5. Hire People Who Carry the Same Values and Expectations as Your C-Suite

Culture can’t be aspirational. It has to be grounded in reality. Bret said it best when he told us, “if you get an executive team together, and they say here’s our three core values or whatever else, and nobody in the company has those core values except for the people in that room, then you just have to be prepared to turn over all of your employees.” You have to have an authentic culture that everybody lives up to—customers expect consistency and authenticity from your brand.

You Just Can’t Go Wrong With Customer-Centric Processes

“If you look at that true breakthrough innovation, you can get there by listening to your customer’s problems,” said Bret, “and when you do that, you can figure out exactly what the customer wants from the product and the problem they’re trying to solve with the product.” It all starts by listening to customers and solving their use cases in a simplified manner or a more efficient manner

Want to learn more? Listen to our full podcast conversation here for a more in-depth look into how switching to a product-led sales model can be the driving force for acquiring, retaining, and growing your customer base. If you want to catch up on our previous episodes, you can do so here or on your favorite podcast app.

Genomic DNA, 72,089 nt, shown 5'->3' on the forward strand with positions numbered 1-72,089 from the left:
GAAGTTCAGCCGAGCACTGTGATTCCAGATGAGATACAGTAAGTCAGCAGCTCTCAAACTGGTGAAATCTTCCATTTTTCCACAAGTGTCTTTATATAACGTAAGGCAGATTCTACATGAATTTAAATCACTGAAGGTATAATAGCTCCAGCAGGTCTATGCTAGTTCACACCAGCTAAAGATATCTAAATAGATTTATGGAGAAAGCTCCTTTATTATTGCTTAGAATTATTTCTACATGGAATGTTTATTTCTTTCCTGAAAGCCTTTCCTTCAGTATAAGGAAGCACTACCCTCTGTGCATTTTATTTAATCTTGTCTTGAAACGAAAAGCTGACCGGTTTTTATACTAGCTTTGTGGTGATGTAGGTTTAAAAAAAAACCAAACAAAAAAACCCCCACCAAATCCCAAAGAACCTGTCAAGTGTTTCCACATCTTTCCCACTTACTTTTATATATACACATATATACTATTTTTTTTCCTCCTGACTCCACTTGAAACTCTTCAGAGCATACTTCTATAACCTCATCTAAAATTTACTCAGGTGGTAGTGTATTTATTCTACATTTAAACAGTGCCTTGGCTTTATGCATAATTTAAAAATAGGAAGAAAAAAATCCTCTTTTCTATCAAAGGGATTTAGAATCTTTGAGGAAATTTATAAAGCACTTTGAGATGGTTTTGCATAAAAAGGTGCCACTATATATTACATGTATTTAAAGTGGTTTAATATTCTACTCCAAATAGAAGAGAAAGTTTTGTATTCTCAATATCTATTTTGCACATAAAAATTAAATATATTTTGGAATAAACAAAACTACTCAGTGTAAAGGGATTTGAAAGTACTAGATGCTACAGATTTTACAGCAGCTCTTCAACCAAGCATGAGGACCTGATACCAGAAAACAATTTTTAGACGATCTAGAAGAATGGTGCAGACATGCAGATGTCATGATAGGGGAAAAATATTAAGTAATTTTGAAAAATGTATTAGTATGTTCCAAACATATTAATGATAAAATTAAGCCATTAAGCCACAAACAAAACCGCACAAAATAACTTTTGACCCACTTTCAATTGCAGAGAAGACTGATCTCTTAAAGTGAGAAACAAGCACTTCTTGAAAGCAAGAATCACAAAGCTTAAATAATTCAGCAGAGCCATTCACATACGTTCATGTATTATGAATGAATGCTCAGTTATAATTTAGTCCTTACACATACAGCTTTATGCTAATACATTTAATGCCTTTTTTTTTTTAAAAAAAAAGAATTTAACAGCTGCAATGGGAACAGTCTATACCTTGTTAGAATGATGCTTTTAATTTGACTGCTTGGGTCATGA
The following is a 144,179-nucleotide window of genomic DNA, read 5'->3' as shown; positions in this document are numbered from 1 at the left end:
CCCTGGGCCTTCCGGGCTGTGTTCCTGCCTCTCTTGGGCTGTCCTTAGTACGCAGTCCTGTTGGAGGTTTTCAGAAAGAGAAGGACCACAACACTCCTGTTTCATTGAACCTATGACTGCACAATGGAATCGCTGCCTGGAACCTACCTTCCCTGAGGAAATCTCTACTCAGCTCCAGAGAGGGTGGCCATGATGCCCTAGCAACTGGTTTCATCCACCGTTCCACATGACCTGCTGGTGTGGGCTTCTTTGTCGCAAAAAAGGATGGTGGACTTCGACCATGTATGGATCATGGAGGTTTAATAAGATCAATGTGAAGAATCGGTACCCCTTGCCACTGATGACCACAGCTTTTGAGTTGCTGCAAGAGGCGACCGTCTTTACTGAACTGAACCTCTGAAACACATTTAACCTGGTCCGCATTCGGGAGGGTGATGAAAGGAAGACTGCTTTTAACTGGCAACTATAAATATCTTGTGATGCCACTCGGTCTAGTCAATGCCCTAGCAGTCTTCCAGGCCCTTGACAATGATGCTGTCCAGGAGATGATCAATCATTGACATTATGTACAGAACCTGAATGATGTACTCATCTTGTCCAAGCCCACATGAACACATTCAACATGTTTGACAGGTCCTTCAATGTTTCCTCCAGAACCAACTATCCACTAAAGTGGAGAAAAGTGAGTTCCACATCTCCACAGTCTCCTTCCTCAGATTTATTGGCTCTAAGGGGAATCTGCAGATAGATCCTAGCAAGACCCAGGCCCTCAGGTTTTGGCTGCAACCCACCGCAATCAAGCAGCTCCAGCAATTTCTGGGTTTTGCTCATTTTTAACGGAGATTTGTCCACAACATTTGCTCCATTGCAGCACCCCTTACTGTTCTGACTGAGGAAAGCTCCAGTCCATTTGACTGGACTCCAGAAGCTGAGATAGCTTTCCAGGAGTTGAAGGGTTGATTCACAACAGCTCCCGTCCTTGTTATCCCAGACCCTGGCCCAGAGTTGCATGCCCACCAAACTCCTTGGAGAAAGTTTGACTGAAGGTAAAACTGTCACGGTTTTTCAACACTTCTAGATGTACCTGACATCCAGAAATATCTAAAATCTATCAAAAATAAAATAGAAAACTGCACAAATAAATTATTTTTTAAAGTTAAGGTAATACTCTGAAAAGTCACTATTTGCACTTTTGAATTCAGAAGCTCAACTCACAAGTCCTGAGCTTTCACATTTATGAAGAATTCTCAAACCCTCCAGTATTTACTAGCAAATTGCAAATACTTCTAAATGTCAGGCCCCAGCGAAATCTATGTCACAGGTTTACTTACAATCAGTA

As we kick off season two of our Fuel Growth Podcast, Lizzy and I want to thank everyone who has tuned in and made season one so great. It makes launching season two that much better! We have more exciting topics and experts to talk to on the horizon, so stay tuned and see what this new season has in store.

Clint Oram
Clint Oram Clint helped found SugarCRM in 2004 with the goal of enabling companies around the world to turn their customers into loyal fans. Today, he leads strategy and acquisitions for the company. Clint was one of the original architects and developers of the Sugar application and has focused on building out the product, company, partners and community in a variety of executive roles. Prior to co-founding SugarCRM, Clint held senior roles in the development, professional services and product management organizations at Epiphany, Octane Software and Hewlett Packard. He has 20 years of experience in the enterprise software industry and over 15 years designing and building award-winning CRM software solutions. Clint holds a BS in computer science from Cal Poly, San Luis Obispo and is the co-author of multiple CRM software patents. Clint enjoys traveling and speaking at conferences on a variety of customer experience and entrepreneurship topics, and has visited SugarCRM customers and partners in over 25 countries.